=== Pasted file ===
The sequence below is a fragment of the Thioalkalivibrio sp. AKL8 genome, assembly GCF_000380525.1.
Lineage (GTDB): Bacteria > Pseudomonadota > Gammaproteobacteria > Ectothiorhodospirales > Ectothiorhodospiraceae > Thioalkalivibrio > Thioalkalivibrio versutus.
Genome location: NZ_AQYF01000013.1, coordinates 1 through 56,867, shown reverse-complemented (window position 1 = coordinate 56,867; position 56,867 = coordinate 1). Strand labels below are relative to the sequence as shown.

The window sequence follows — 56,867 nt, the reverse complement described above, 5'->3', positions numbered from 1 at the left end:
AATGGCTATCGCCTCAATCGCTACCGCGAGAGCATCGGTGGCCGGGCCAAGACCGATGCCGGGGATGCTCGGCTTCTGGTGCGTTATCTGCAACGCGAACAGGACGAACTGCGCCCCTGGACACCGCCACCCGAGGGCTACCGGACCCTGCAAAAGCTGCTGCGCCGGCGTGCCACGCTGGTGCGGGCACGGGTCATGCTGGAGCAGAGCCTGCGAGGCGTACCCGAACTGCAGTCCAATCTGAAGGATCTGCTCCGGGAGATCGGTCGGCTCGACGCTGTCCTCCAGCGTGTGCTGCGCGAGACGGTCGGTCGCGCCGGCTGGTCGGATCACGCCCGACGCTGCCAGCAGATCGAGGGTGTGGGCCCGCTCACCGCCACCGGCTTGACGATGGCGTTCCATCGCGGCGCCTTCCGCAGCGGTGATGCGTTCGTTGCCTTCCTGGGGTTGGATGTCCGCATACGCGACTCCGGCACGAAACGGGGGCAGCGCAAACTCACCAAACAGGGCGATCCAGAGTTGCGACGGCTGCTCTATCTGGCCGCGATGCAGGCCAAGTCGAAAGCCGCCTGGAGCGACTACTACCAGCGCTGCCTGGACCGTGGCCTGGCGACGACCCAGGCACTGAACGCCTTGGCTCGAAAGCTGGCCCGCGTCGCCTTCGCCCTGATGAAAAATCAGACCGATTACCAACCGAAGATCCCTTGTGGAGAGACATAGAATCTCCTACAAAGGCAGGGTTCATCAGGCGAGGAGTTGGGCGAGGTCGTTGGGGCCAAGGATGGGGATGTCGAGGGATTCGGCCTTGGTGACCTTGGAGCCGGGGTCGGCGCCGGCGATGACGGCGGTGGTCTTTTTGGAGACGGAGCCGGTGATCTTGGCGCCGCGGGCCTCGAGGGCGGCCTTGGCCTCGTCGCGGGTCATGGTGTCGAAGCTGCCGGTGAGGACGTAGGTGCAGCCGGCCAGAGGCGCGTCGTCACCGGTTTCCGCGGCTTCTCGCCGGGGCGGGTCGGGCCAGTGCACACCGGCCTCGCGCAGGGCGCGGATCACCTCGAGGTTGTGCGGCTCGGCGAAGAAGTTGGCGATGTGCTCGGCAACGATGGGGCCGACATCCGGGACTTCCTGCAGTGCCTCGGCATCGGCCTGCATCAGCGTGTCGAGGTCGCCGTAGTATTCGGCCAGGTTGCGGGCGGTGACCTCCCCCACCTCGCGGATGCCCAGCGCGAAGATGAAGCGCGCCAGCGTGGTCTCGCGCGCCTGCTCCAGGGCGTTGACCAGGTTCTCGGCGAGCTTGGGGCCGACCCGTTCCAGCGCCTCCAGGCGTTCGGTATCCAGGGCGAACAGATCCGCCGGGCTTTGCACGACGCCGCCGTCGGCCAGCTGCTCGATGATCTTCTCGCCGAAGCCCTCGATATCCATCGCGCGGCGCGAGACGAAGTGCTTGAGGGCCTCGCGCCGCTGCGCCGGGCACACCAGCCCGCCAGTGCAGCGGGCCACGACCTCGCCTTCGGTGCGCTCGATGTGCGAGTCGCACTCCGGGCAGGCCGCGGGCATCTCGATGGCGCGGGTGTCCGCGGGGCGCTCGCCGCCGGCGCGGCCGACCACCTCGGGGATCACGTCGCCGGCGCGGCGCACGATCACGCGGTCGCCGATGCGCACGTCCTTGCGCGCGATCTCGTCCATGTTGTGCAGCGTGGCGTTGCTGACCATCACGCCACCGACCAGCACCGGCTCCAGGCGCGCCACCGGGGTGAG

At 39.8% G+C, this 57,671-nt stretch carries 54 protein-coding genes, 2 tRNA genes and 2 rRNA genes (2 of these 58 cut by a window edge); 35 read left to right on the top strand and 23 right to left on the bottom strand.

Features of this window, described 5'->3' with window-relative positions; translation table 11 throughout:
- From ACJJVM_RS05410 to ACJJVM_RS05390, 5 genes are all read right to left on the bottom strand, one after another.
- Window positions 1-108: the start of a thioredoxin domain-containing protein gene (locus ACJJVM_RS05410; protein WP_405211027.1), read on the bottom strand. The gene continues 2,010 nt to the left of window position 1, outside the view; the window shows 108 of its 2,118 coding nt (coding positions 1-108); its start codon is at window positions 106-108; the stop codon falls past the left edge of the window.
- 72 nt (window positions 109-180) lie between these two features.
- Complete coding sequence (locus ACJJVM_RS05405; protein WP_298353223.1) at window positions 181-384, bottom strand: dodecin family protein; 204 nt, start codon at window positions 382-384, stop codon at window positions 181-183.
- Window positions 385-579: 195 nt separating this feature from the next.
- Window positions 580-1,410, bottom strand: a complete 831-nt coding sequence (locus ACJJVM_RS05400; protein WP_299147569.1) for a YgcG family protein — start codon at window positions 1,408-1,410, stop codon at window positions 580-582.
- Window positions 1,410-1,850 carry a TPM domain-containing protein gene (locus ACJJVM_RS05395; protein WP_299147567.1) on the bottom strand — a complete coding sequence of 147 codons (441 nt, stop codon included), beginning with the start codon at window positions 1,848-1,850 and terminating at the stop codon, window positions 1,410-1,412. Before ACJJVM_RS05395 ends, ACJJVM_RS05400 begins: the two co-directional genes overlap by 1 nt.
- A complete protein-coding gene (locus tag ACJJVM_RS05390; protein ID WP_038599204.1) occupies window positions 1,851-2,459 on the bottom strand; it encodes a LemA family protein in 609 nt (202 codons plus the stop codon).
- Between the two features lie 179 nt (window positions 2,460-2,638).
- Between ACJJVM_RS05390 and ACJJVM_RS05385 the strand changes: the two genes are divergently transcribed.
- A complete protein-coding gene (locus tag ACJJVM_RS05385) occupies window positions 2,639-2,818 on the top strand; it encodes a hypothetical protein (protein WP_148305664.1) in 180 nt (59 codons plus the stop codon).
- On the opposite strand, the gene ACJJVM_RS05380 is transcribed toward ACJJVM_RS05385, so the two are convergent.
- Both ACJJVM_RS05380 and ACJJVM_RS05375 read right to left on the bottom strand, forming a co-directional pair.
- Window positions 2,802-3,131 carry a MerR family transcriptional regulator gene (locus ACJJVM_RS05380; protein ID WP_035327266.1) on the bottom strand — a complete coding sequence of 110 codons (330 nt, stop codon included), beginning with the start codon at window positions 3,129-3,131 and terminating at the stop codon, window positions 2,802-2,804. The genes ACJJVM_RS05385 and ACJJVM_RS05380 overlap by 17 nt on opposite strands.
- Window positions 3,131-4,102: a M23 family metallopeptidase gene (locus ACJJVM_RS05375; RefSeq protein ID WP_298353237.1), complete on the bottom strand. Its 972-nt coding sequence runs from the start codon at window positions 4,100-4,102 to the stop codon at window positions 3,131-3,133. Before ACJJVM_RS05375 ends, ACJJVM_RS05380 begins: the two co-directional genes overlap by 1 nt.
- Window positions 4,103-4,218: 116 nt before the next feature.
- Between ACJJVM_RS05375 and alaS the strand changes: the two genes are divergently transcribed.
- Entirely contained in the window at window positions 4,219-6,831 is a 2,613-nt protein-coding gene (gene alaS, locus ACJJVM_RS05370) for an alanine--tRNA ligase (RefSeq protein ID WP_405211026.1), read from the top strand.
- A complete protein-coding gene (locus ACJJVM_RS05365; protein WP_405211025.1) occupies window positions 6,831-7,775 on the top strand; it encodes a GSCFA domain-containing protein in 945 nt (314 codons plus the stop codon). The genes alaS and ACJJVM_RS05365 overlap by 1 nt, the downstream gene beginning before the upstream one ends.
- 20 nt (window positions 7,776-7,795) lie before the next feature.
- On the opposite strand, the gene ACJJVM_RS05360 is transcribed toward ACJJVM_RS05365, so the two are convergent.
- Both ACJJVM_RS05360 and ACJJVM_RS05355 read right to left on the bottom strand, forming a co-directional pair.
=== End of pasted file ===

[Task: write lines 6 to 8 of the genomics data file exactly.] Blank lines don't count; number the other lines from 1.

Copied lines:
At 39.8% G+C, this 57,671-nt stretch carries 54 protein-coding genes, 2 tRNA genes and 2 rRNA genes (2 of these 58 cut by a window edge); 35 read left to right on the top strand and 23 right to left on the bottom strand.

Features of this window, described 5'->3' with window-relative positions; translation table 11 throughout:
- From ACJJVM_RS05410 to ACJJVM_RS05390, 5 genes are all read right to left on the bottom strand, one after another.